|Thomas Terry “Tom” Connally|
March 4, 1929 – January 3, 1953
|Preceded by||Earle B. Mayfield|
|Succeeded by||Price Daniel|
U.S. Representative from Texas'
11th Congressional District
March 4, 1917 – March 3, 1929
|Preceded by||Robert L. Henry|
|Succeeded by||Oliver H. Cross|
State Representative from
Texas' 69th District
January 3, 1903 – January 10, 1905
|Preceded by||Abram Cole|
|Succeeded by|| Austin Milton Kennedy|
W. C. O'Bryan
State Representative from
Texas' 72th District
January 8, 1901 – January 13, 1903
|Preceded by||Sam Little|
|Succeeded by|| John W. Stollenwerck, Sr.|
Samuel R. Boyd
|Born|| August 19, 1877|
|Died|| October 28, 1963 (aged 86)|
|Spouse(s)|| Louise Clarkson (died 1935)|
Lucile Sanderson Sheppard
|Alma mater||Baylor University|
Thomas Terry Connally (August 19, 1877 – October 28, 1963), usually referred to as Tom Connally, was a progressive Wilsonian Democrat from Texas who served as the state's U.S. representative and senator. A racist liberal, he was a New Dealer who blocked anti-lynching legislation and led internationalists in foreign policy.
U.S. House of Representatives
Connally ran for Senate in 1928 and faced incumbent Democrat Klansman Earle B. Mayfield. He finished second in the primary with Mayfield garnering a plurality, and won the runoff by just over ten percentage points.
Connally opposed the policies of Republican president Herbert Hoover, including efforts to raise the tariff. During the presidency of Franklin D. Roosevelt, Connally was a staunch supporter of New Deal programs. The only notable time he broke from Roosevelt was during the president's 1937 court packing attempt.
Civil rights opposition
In 1935, Connally participated in the Southern Democratic filibuster of the Costigan–Wagner Act, an anti-lynching bill introduced by senators Edward P. Costigan and Robert F. Wagner. Three years later, Connally joined fellow Southern Democratic senators Richard Russell, Jr., Walter Franklin George, and Claude Densen Pepper in filibustering the Wagner–Van Nuys anti-lynching bill.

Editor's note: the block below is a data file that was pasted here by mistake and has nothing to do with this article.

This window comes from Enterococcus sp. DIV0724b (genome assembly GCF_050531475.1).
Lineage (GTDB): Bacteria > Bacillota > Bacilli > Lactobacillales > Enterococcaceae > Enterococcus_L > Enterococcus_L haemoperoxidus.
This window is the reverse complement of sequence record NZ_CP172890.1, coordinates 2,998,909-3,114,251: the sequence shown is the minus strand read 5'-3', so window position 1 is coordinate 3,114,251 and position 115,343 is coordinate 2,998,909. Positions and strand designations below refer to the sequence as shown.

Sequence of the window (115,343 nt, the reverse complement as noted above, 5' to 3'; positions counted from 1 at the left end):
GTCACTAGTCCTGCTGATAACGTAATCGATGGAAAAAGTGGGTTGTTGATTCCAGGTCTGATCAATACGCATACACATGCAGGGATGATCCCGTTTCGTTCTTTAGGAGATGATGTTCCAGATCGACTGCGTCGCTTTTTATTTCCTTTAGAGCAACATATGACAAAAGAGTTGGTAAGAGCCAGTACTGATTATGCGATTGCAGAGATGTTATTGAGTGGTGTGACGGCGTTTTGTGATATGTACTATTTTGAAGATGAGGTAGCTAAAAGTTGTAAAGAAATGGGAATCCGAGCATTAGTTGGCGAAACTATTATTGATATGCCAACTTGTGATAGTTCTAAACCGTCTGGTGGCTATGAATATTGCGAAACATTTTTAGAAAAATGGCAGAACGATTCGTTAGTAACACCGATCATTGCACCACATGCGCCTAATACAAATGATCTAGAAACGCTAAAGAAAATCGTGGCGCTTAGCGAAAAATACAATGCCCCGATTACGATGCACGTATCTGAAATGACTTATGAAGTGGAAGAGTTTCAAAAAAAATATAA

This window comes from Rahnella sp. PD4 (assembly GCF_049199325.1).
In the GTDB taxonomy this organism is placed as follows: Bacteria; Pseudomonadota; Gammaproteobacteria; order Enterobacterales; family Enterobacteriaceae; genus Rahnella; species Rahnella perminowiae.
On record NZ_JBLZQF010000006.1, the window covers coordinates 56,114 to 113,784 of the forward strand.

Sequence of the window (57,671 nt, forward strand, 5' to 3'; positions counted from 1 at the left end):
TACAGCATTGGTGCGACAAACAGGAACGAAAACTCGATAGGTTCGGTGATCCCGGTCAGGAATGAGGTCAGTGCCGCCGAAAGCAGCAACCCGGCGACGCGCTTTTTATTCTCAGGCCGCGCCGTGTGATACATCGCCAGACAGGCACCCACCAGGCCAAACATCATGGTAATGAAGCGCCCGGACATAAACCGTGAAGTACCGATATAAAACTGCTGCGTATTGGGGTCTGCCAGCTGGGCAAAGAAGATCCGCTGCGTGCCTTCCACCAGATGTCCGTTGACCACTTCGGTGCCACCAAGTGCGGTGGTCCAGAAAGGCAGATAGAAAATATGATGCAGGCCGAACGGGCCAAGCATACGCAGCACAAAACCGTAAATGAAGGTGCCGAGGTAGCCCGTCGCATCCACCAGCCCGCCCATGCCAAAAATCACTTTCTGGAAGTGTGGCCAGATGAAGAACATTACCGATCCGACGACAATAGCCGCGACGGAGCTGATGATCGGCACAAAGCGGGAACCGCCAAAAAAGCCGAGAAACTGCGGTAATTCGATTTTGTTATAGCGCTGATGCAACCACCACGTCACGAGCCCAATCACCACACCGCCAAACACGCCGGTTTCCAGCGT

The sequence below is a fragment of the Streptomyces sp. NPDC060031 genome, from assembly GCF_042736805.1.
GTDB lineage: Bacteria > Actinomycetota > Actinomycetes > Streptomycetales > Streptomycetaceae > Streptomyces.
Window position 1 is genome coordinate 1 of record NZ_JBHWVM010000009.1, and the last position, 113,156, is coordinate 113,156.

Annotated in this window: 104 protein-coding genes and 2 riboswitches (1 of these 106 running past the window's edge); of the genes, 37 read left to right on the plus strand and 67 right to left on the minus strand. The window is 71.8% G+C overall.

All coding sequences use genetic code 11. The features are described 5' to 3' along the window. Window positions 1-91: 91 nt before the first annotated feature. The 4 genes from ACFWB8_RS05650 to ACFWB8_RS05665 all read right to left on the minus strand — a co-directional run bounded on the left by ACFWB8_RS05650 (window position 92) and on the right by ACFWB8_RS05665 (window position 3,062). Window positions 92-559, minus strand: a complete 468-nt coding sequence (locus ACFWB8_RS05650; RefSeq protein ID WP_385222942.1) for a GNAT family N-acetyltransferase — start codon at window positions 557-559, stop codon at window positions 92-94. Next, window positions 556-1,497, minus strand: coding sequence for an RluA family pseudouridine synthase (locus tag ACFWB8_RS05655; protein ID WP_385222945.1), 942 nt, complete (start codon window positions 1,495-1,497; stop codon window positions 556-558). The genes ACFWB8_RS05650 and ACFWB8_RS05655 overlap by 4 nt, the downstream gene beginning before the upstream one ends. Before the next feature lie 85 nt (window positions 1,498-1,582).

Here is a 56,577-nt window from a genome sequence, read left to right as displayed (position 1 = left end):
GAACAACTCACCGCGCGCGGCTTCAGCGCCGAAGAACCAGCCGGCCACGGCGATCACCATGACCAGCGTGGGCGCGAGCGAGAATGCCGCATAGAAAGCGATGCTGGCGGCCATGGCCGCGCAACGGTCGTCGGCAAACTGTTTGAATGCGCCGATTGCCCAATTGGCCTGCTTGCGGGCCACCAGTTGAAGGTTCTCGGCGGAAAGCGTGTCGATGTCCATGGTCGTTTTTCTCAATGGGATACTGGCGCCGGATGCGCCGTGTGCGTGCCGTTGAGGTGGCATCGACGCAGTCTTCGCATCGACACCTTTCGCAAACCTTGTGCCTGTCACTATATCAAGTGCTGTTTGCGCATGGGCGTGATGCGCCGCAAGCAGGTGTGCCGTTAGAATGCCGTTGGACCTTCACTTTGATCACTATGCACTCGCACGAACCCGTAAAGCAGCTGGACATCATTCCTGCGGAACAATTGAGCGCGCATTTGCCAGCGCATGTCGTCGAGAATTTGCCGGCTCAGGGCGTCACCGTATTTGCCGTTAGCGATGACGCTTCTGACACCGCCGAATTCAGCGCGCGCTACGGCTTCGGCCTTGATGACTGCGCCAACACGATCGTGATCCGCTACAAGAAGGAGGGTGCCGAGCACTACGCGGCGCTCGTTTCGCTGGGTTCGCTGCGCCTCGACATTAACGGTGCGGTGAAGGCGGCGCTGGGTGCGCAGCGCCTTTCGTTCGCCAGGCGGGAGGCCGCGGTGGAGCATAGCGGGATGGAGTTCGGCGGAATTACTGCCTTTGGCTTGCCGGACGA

A globalist, Connally opposed the isolationist Republicans and headed the Senate Foreign Relations Committee during the 1940s and 50s. He created a powerful alliance with Republican Arthur Vandenburg which dominated foreign policy during the presidency of Harry Truman, and played a crucial role the establishment of the United Nations and NATO.
- Connally, Thomas T. "Tom". Our Campaigns. Retrieved May 1, 2021.
- TX US Senate - D Primary. Our Campaigns. Retrieved May 1, 2021.
- TX US Senate - D Runoff. Our Campaigns. Retrieved May 1, 2021.
- Connally, Thomas Terry (1877–1963). Texas State Historical Association. Retrieved April 29, 2021.
- Greenbaum, Fred (1967). "The Anti-Lynching Bill of 1935: The Irony of "Equal Justice—Under Law"," p. 79–82. Internet Archive. Retrieved December 3, 2022.
- Filibuster against anti-lynching bill. Washington, D.C., Jan. 27. Members of the bloc of Southern Senators who have been filibusting against the anti-lynching bill for the last 20 days and are still going strong, left to right: Senator Tom Connaly, of Texas, Sen. Walter F. George, of Ga.; Sen. Richard Russell of Ga.; and Sen. Claude Pepper of Florida, 1/27/38 digital file from original negative. Library of Congress. Retrieved April 29, 2021.
- Reeve, Elspeth (March 12, 2013). The Hypocrisy of Schmooze. The Atlantic. Retrieved April 29, 2021.
- Profile at the Biographical Directory of the United States Congress